—oooOooo—

Can you suggest some appropriate games with which to spend Sunday evening? Is it wrong to play card games, as “Flinch” and “Block?” – “A Girl.”

Sunday evening is a continuation of the Sabbath day, and from a “Mormon” viewpoint it would be very improper to play such games. if you have a number of young people at your home after church service, there are so many intellectual subjects to be discussed that are really entertaining and much more appropriate to the hour after church.

—oooOooo—

Is it proper for a girl to have her photograph taken with a gentleman friend? – Lelia.

Not unless they are in a group with others. Although she may be engaged to the gentleman, it were better to wait until after marriage to have their photographs taken together. Should they not marry, regrets might follow such an action.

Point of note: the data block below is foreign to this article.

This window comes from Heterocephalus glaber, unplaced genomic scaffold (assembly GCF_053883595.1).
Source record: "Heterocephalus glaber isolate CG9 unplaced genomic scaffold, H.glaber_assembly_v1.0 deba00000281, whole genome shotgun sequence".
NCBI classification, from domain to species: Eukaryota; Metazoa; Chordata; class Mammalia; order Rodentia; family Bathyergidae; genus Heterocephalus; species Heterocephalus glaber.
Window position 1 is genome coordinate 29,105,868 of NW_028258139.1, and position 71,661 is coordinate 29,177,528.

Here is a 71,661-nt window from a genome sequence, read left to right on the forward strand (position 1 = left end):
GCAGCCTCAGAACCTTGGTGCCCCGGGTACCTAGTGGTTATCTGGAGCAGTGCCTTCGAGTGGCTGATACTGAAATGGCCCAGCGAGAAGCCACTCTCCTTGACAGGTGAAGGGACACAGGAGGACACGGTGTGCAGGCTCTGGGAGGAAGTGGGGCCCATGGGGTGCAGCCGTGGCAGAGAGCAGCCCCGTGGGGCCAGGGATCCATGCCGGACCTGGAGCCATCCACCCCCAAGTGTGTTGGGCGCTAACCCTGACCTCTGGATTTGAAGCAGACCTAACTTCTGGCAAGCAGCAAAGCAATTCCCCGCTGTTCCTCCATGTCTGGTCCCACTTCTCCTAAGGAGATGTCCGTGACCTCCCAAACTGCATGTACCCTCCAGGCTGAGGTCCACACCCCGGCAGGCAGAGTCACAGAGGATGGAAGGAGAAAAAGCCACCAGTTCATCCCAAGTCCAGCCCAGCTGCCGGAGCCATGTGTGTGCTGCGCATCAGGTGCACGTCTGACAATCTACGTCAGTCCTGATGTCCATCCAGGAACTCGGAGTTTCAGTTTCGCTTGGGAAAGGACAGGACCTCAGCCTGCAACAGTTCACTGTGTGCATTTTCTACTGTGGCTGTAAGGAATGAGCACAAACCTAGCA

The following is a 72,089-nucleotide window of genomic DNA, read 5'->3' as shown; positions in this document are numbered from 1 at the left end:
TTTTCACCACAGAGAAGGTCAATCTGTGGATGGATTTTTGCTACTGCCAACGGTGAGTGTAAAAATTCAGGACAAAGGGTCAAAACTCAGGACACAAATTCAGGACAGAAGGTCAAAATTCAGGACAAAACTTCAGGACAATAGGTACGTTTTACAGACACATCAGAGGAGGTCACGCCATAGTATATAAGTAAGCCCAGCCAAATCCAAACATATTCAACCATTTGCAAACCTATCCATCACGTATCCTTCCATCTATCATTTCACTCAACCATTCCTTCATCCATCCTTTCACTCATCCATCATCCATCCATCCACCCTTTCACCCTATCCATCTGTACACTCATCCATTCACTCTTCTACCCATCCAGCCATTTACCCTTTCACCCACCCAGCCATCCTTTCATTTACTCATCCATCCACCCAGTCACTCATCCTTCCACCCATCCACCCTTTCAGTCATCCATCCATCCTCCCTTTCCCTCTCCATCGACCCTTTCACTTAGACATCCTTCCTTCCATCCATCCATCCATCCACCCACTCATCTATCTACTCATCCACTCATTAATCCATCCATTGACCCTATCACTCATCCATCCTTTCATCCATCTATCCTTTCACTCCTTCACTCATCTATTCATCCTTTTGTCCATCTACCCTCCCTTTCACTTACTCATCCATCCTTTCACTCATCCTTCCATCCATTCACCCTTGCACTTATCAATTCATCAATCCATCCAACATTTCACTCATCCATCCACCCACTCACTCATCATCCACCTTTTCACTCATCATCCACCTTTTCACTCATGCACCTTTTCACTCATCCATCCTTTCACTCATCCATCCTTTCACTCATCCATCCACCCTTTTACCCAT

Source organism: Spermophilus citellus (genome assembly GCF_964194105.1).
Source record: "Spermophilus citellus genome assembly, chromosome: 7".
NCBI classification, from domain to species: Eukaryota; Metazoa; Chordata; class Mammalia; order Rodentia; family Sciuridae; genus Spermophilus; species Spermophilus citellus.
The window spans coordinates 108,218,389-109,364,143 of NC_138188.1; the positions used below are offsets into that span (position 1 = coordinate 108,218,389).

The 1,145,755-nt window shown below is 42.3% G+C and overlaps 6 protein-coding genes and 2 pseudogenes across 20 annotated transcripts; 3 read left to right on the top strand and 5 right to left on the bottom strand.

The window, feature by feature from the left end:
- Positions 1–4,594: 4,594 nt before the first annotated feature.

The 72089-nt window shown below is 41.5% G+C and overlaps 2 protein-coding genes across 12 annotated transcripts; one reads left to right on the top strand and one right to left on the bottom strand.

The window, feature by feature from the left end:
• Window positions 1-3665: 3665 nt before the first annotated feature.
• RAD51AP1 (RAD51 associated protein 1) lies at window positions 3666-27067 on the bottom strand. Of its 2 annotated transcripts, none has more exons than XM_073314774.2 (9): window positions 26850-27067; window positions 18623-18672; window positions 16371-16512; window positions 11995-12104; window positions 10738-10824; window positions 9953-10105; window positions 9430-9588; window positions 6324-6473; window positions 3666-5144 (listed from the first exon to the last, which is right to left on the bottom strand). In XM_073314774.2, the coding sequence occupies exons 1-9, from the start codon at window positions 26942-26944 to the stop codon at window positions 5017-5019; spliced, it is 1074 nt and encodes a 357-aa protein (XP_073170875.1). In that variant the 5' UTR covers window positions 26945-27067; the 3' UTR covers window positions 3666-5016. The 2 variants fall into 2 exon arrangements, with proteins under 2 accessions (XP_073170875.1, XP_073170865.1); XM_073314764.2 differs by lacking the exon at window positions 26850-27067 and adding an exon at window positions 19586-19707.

—oooOooo—

When a girl goes to a dance with friends or a chaperone, should she accept the company of a young man home? – ruby.

Certainly not. It would be very discourteous to those with whom she went. A girl should not be so eager for a man’s company as to snatch at every opportunity. she does not gain respect by cheapening herself.

—oooOooo—

Please give me a solution to prevent disagreeable odors from the armpits. – Pearl.

Bathe the body daily. Bathe the armpits twice a day with one quarter of water to which has been added one tablespoonful of listerine or half the quantity of ammonia. Then bathe twice daily with the following: One dram of boric acid, one ounce of rosewater and two ounces of witch hazel. Dust lightly once a day with a powder made of one ounce of powdered alum, two ounces powdered orris root and two ounces powdered rice. Be sure your digestive organs are in proper condition. Continued constipation will cause unpleasant odors.

—oooOooo—